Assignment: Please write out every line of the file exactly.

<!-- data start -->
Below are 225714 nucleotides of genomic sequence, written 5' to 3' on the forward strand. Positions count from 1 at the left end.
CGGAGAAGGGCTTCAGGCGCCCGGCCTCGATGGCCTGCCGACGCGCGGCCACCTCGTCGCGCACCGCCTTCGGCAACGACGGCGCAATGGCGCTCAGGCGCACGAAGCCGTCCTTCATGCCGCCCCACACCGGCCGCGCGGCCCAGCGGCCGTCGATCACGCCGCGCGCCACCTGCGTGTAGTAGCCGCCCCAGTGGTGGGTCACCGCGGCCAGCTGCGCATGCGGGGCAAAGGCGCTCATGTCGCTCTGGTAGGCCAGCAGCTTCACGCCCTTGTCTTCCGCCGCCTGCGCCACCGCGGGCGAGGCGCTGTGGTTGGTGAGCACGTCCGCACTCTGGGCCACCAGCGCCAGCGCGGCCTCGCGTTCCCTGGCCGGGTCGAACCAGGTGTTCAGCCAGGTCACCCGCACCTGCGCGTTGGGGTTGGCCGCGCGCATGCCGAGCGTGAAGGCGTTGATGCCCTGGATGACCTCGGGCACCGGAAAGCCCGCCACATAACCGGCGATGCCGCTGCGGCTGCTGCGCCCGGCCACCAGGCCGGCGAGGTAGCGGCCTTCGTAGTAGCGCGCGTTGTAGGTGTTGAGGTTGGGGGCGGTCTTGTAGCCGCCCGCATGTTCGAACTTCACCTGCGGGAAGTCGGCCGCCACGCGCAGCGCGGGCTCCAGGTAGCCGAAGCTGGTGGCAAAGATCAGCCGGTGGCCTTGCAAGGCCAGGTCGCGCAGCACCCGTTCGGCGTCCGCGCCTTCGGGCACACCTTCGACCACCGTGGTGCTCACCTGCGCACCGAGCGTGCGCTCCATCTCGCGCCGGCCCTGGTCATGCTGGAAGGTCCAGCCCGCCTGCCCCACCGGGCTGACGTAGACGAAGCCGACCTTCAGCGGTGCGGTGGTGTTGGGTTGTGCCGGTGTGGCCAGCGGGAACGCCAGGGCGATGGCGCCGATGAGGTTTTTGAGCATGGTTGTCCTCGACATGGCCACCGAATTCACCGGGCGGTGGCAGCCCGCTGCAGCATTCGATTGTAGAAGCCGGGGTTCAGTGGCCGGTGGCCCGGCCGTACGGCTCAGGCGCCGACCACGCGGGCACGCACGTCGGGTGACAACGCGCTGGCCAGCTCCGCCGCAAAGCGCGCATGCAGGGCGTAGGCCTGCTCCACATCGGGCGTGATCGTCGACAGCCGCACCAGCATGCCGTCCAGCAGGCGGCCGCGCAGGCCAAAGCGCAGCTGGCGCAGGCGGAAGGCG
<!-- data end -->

Below are 225714 nucleotides of genomic sequence, written 5' to 3' on the forward strand. Positions count from 1 at the left end.
CGGAGAAGGGCTTCAGGCGCCCGGCCTCGATGGCCTGCCGACGCGCGGCCACCTCGTCGCGCACCGCCTTCGGCAACGACGGCGCAATGGCGCTCAGGCGCACGAAGCCGTCCTTCATGCCGCCCCACACCGGCCGCGCGGCCCAGCGGCCGTCGATCACGCCGCGCGCCACCTGCGTGTAGTAGCCGCCCCAGTGGTGGGTCACCGCGGCCAGCTGCGCATGCGGGGCAAAGGCGCTCATGTCGCTCTGGTAGGCCAGCAGCTTCACGCCCTTGTCTTCCGCCGCCTGCGCCACCGCGGGCGAGGCGCTGTGGTTGGTGAGCACGTCCGCACTCTGGGCCACCAGCGCCAGCGCGGCCTCGCGTTCCCTGGCCGGGTCGAACCAGGTGTTCAGCCAGGTCACCCGCACCTGCGCGTTGGGGTTGGCCGCGCGCATGCCGAGCGTGAAGGCGTTGATGCCCTGGATGACCTCGGGCACCGGAAAGCCCGCCACATAACCGGCGATGCCGCTGCGGCTGCTGCGCCCGGCCACCAGGCCGGCGAGGTAGCGGCCTTCGTAGTAGCGCGCGTTGTAGGTGTTGAGGTTGGGGGCGGTCTTGTAGCCGCCCGCATGTTCGAACTTCACCTGCGGGAAGTCGGCCGCCACGCGCAGCGCGGGCTCCAGGTAGCCGAAGCTGGTGGCAAAGATCAGCCGGTGGCCTTGCAAGGCCAGGTCGCGCAGCACCCGTTCGGCGTCCGCGCCTTCGGGCACACCTTCGACCACCGTGGTGCTCACCTGCGCACCGAGCGTGCGCTCCATCTCGCGCCGGCCCTGGTCATGCTGGAAGGTCCAGCCCGCCTGCCCCACCGGGCTGACGTAGACGAAGCCGACCTTCAGCGGTGCGGTGGTGTTGGGTTGTGCCGGTGTGGCCAGCGGGAACGCCAGGGCGATGGCGCCGATGAGGTTTTTGAGCATGGTTGTCCTCGACATGGCCACCGAATTCACCGGGCGGTGGCAGCCCGCTGCAGCATTCGATTGTAGAAGCCGGGGTTCAGTGGCCGGTGGCCCGGCCGTACGGCTCAGGCGCCGACCACGCGGGCACGCACGTCGGGTGACAACGCGCTGGCCAGCTCCGCCGCAAAGCGCGCATGCAGGGCGTAGGCCTGCTCCACATCGGGCGTGATCGTCGACAGCCGCACCAGCATGCCGTCCAGCAGGCGGCCGCGCAGGCCAAAGCGCAGCTGGCGCAGGCGGAAGGCG